‘I believe we can win’: Underdog Cambodian youth soccer team debuts on world stage – Washington Post

Teenagers Chandavid Pheap, Nareak Chin and Dauna Sovan may not register as famous names yet, but if all goes as planned, the three Cambodians will one day rise to the elite European soccer leagues.

First things first, however. Chin, 14, and Pheap and Sovan, both 13, have a more immediate goal — to lead the first Cambodian team to victory in the Gothia Cup, the world’s largest youth tournament, which features around 1,700 teams from 80 countries.

“I believe we can win,” Sovan said in an email via the team’s coach, Charlie Pomroy.

“I want to make Cambodia proud of us,” Pheap added.

“I can’t wait to play against players from other countries to test my skills,” Chin chimed in.

And it will be a test.

The boys, who hail from the resort town of Siem Reap, will play in the under-15 division of the tournament, which begins Sunday. Their Group 5 opponents will be more experienced teams from Portugal, Sweden and Lebanon, which is daunting enough. But they will also be competing with 11 players to a side for the first time.

“There’s no access [in Siem Reap] to a full-size field …, so every single one of our players has grown up playing small-sided football,” Pomroy said, referring to games that feature just nine players per side. “The jump to 11-by-11 is a big one.”

“Technically, I think they’re ready and they won’t be outdone, but tactically, I’m a tad concerned,” he said.

And while Pomroy likes his underdog team’s self-confidence, in his own mind he’s a bit more realistic.

“My own personal ambition is to go there and compete,” he told The Post on the phone last week.

“Don’t be disheartened by anything,” he continued, “And if we make it through the group, which is a tough one, then I’ll be happy.”

Pomroy, an UEFA-licensed coach from Britain, moved to Cambodia in 2010 after visiting the country while traveling the world the year before. Getting involved in soccer came naturally to him, but it wasn’t until last year that he was able to make the connections necessary to allow his team to compete internationally.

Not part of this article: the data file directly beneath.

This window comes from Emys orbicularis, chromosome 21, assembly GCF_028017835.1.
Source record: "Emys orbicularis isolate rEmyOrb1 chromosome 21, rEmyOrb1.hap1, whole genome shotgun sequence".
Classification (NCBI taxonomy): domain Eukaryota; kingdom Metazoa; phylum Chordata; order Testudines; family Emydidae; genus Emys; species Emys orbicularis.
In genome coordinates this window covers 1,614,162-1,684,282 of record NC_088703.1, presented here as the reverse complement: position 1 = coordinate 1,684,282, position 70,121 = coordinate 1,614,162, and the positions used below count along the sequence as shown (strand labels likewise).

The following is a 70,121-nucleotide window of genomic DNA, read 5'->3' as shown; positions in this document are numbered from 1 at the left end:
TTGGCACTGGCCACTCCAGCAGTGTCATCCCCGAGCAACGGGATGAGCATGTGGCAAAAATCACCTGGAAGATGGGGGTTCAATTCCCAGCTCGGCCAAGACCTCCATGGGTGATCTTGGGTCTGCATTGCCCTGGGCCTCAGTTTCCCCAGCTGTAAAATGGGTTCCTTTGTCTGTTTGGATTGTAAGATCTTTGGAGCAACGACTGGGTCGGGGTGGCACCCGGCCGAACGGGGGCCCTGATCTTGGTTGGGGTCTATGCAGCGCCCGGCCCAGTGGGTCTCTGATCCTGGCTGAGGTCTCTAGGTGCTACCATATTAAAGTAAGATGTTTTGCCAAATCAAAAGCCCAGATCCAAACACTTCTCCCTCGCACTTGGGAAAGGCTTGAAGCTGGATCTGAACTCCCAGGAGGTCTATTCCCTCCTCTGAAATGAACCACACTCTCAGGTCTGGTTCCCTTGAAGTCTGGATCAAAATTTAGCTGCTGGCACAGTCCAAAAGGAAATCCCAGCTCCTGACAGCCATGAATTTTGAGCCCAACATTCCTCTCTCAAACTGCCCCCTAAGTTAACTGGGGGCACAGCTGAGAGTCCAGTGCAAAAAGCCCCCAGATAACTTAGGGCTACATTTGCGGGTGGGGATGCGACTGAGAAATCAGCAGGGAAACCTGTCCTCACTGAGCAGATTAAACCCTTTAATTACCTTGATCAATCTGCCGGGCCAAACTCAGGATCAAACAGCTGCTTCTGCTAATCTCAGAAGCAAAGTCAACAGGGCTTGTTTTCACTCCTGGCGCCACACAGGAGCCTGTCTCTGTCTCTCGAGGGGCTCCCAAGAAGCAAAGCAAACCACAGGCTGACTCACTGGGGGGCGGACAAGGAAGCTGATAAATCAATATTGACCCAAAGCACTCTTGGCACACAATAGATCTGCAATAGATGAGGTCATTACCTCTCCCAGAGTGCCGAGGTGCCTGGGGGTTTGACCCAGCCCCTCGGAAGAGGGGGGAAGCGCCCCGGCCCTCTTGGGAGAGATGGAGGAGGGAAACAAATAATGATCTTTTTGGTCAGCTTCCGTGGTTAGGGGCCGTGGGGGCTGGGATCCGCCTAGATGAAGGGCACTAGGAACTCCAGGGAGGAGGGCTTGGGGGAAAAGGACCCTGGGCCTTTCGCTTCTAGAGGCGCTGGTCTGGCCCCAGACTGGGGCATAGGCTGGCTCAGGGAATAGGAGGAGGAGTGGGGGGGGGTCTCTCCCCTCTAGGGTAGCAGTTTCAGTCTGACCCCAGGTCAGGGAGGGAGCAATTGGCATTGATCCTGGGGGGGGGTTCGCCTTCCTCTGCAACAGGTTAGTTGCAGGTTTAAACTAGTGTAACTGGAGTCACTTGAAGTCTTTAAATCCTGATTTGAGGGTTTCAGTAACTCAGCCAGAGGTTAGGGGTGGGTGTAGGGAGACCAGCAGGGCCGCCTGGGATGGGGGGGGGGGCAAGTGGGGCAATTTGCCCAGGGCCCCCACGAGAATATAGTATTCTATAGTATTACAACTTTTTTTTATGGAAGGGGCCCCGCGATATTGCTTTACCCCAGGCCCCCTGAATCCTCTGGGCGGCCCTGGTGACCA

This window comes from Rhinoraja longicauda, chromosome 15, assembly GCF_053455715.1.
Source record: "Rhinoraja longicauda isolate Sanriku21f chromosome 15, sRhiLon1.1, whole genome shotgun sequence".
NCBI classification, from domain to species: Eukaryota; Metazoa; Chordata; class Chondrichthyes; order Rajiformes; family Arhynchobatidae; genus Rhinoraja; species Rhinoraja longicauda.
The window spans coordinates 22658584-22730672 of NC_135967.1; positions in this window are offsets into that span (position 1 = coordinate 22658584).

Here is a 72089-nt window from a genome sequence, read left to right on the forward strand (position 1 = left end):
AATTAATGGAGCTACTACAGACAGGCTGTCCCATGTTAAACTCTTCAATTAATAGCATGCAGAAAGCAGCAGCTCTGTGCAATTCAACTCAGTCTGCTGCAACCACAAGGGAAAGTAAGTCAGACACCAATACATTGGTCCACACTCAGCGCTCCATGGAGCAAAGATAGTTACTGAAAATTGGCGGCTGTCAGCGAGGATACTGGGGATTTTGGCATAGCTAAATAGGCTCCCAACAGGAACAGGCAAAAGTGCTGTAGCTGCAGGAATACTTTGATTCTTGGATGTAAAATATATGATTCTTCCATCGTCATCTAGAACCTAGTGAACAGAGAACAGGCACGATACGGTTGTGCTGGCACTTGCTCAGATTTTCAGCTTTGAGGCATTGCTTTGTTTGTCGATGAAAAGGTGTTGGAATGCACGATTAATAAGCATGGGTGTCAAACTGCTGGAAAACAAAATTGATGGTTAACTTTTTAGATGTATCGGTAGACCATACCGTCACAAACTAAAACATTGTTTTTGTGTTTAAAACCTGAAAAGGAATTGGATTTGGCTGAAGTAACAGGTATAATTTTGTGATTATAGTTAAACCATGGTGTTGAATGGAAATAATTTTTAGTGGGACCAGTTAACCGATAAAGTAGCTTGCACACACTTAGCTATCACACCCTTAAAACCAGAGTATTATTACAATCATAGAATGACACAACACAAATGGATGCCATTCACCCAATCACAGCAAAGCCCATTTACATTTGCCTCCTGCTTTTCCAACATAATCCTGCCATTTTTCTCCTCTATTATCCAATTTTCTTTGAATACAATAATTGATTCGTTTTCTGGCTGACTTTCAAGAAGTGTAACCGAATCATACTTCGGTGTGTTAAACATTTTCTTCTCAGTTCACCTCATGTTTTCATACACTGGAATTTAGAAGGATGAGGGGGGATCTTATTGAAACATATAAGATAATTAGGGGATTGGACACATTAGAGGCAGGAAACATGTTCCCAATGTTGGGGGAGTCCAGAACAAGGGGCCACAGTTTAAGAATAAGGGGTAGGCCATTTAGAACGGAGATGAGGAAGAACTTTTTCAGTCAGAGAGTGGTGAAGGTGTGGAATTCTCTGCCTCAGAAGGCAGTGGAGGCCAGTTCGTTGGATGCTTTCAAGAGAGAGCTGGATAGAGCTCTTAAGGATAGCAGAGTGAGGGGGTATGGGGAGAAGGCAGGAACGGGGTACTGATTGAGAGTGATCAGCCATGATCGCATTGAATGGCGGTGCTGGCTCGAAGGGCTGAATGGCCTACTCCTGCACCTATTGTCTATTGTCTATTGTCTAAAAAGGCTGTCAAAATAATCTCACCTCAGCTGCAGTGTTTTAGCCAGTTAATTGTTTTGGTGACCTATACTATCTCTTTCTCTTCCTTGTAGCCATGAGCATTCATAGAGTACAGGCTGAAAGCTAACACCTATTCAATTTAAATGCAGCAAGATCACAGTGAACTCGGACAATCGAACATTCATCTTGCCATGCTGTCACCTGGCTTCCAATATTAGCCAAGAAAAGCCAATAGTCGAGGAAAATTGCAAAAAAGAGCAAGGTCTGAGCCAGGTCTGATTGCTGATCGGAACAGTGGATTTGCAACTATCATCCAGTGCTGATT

“It’s been a whirlwind journey,” Pomroy said of starting his own coaching program in Siem Reap before helping launch Forza Academy — a nonprofit soccer school funded by Swedish soccer app Forza Football — in 2016.

Pomroy said it was the app’s co-creator Patrik Arnesson who first suggested in February that Pomroy try to bring his team to the Gothia Cup, held in Gothenburg, Sweden.

“It’s been all hands on deck since then,” Pomroy said, calling the logistics he and Arnesson faced in securing passports and visas for the 18-member squad a “paperwork nightmare.”

Luckily, funding the trip proved smoother. To pay for passports, visas, travel and other expenses, Forza Football set up a crowdfunding campaign — and literally put Arnesson’s body on the line. Forza offered gear and perks for some levels of donations, but for $10,000, Arnesson agreed to get a tattoo of the benefactor’s choice.

“It’ll be my first tattoo ever,” Arnesson, 31, said last week, after the campaign surpassed its $30,000 goal thanks to a last-minute, $10,000 donation from a company that for now wants to remain anonymous.

The tattoo has yet to be determined, but Arnesson has no regrets, noting he would sell a section of his skin again because “it was really valuable for the kids.”

With the logistics secured, all 18 players and their four coaches arrived in Gothenburg on Wednesday night. By Thursday, they received their official jerseys and will soon begin mixing with the other teams.

“I feel so happy, very excited,” 13-year-old Sovan said.

Pomroy said he expects that he might have to comfort some of the kids if they don’t do as well as they believe they can, but that’s just part of the job.

“As a coach you have that balancing act to manage expectations,” he said, adding that he’s glad his team is a little more overconfident than scared. That confidence, he said, has translated to dedication to the game.

“They’re not missing training sessions,” he said, adding with a laugh: “Some of them have been a little bit naughty and skipped school to be at training on Saturdays.” (Cambodian school runs six days a week.)

Asked whether the team has any concerns, Pomroy paused to think.

“I think they’re a little bit nervous about not getting to eat rice every day,” he said.

The Gothia Cup runs through July 22. Fans can follow the progress of Forza Academy’s Cambodian team on their Facebook page.


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